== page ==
For the third year, I'm participating in this year's Advent of Code:
I'm posting my answers on GitHub, but I may try my hand at live-ish blogging about with updates on this post.
My goals this year are simple:
- Forget the leaderboard. Each puzzle is released at midnight Eastern, so 11pm my time. AoC is for fun, but not the kind of fun that moves me to sacrifice sleep.
- Complete day 8. I've either gotten stuck by the puzzle or overwhelmed with life/work by day 7. The latter doesn't seem like a factor this year (fingers crossed), and I hope forgetting the leaderboard helps with the former. :)
- Experiment. Last year, I started using new data structures I don't use on a daily basis, and I found out how helpful sets and maps can be. On top of that, I am the world's worst when it comes to testing code, so I'm using Jest to get better about it.
Personally, day 1's puzzles weren't too difficult, but that was definitely welcome, since I needed to setup Jest and write tests for the first time ever 1.
I found Jest's API really easy to pick up, and I'm sure I'll find more "Oh, so that's what a test should do?" moments with it as I go along.
I really enjoyed this day's puzzle. I had two head-scratchers though.
First, the wording of part 2 tripped me up pretty badly. It took me a long time to understand what it was asking me to do, and I kept looking at the numbers, thinking that there was a typo or maybe I'd received the wrong puzzle input somehow. Nope, just looking at the problem the wrong way.
Second, while trying to sort out the first head-scratcher, I thought I was in the Upside Down because some variables were changing without any clear reason. Specifically, when I thought I made a copy of an array, suddenly the original array was changing in sync with the copy.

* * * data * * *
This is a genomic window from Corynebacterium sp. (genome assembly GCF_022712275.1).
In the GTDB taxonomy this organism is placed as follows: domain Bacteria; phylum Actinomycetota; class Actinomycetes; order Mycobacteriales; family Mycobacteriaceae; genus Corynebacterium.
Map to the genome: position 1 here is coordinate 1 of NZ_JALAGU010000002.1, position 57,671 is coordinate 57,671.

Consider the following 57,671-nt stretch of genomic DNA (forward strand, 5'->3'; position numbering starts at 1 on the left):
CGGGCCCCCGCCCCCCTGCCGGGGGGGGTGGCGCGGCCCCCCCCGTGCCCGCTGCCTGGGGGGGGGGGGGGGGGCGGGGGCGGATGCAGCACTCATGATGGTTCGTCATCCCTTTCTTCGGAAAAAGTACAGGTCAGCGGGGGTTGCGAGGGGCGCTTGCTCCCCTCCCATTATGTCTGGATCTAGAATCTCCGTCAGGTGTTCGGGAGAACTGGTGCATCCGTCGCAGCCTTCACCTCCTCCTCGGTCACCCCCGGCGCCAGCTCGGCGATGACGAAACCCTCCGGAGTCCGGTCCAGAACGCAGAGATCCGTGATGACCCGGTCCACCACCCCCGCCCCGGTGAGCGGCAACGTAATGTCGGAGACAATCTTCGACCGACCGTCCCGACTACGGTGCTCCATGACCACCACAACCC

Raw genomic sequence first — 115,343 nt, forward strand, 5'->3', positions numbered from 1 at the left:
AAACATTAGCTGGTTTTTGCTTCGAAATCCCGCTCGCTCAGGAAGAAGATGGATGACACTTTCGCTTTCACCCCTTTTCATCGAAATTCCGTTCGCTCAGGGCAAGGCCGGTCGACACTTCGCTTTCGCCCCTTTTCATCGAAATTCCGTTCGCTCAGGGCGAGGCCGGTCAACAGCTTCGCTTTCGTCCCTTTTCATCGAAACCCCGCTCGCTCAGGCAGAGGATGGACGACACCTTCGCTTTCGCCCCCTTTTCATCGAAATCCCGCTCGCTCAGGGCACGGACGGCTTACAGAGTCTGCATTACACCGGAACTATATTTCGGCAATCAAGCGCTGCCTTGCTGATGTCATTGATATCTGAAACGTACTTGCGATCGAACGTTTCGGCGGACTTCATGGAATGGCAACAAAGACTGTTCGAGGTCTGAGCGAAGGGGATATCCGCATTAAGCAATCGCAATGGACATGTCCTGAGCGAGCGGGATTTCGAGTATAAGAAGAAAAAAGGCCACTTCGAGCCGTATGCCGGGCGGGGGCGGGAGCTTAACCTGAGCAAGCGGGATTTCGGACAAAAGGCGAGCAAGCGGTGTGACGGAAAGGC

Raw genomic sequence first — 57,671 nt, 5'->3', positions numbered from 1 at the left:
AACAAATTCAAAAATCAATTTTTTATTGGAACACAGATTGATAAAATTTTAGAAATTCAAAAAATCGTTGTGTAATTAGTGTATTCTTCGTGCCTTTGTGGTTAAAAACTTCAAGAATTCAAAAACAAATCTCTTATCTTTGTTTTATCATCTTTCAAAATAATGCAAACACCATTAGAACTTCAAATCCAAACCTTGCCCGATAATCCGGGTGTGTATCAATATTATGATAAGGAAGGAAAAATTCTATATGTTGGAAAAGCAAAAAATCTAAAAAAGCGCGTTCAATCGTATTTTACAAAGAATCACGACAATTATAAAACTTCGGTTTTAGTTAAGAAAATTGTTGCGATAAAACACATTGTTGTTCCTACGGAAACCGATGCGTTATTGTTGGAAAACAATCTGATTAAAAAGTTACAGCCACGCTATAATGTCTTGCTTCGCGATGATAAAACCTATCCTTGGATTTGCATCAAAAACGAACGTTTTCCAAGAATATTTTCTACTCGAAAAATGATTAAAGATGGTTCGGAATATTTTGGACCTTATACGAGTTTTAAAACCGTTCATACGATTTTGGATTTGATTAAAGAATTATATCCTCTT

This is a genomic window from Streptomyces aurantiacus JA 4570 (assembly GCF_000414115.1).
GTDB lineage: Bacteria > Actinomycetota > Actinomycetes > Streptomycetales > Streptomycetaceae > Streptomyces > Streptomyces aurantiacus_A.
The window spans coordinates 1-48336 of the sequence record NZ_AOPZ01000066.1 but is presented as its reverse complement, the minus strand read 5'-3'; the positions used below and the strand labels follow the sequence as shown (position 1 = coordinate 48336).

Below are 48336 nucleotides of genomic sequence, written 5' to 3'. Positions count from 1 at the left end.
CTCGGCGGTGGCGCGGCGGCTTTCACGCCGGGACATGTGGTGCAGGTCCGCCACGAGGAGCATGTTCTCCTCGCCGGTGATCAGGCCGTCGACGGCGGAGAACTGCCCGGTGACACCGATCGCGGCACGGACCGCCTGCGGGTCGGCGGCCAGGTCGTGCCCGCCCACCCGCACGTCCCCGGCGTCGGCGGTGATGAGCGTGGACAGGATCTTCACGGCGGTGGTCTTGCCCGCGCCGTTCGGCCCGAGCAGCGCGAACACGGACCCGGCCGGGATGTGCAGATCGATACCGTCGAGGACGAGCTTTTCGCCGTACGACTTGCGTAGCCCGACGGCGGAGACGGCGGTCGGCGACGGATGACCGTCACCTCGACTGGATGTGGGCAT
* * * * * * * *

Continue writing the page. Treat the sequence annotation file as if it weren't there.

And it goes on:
It took me way too long to realize it was because I wasn't making deep copies: using a mere
= to make a copy of an array only points that variable at the array you're attempting to copy. So, declaring
const copy = array, then setting
copy = 'pants',
array will also return
If you want to copy an array (or an object), use the spread syntax.
Ha. Haha. Oh boy. Remember when I started this, and I tempted the fates by saying that life didn't look like it was going to become overwhelming? I was very, very wrong.
I solved day 3 while traveling earlier this month, and didn't take any notes. From the comments I left myself in my code, I had no problem with part one, but it seems my answers in part two were off by two digits. I decided this was an off-by-two error (???), and normally I'd go back and figure out what went wrong, but I got the correct answer because my first guess was too low, and my second guess was too high, and the difference between the guesses was 2, so, uh, I'm not going to rework it. Because I don't have to.
I start solving day 4 while I was still on the road, and had to put it away once I got home because life
got in the way took priority. I picked it back up today, and got through part two after looking at how others approached it. I knew I should've been using regex and
lastIndexOf but I just couldn't see how the logic would work best.
At some point around day 3, I realized, for the first time since starting to play this game in 2017, that you do not have to solve each day in sequential order. I assumed that if I wanted to do day 4, the site wouldn't let me unless I completed days 1-3 first. Had I bothered to even try clicking other days in the calendar, I would've seen that the days were only time-locked.
So now I am jumping around, avoiding the IntCode puzzles for as long as I can.
This is probably my favorite puzzle out of all of the AoC puzzles I've ever attempted. When I saw that we were playing with pixels, I started working with the intention of producing an actual image in the end. Turned out, ASCII art was just fine:
More than anything else, I'm really liking Jest, and I think I'm improving with not just writing tests but why I'm writing tests. YEAH. I'M SO BAD ABOUT WRITING TESTS ACTUALLY MEANS THAT I NEVER DO IT. AND I KNOW I'M NOT ALONE. FIGHT ME.
YEAH. I'M SO BAD ABOUT WRITING TESTS ACTUALLY MEANS THAT I NEVER DO IT. AND I KNOW I'M NOT ALONE. FIGHT ME.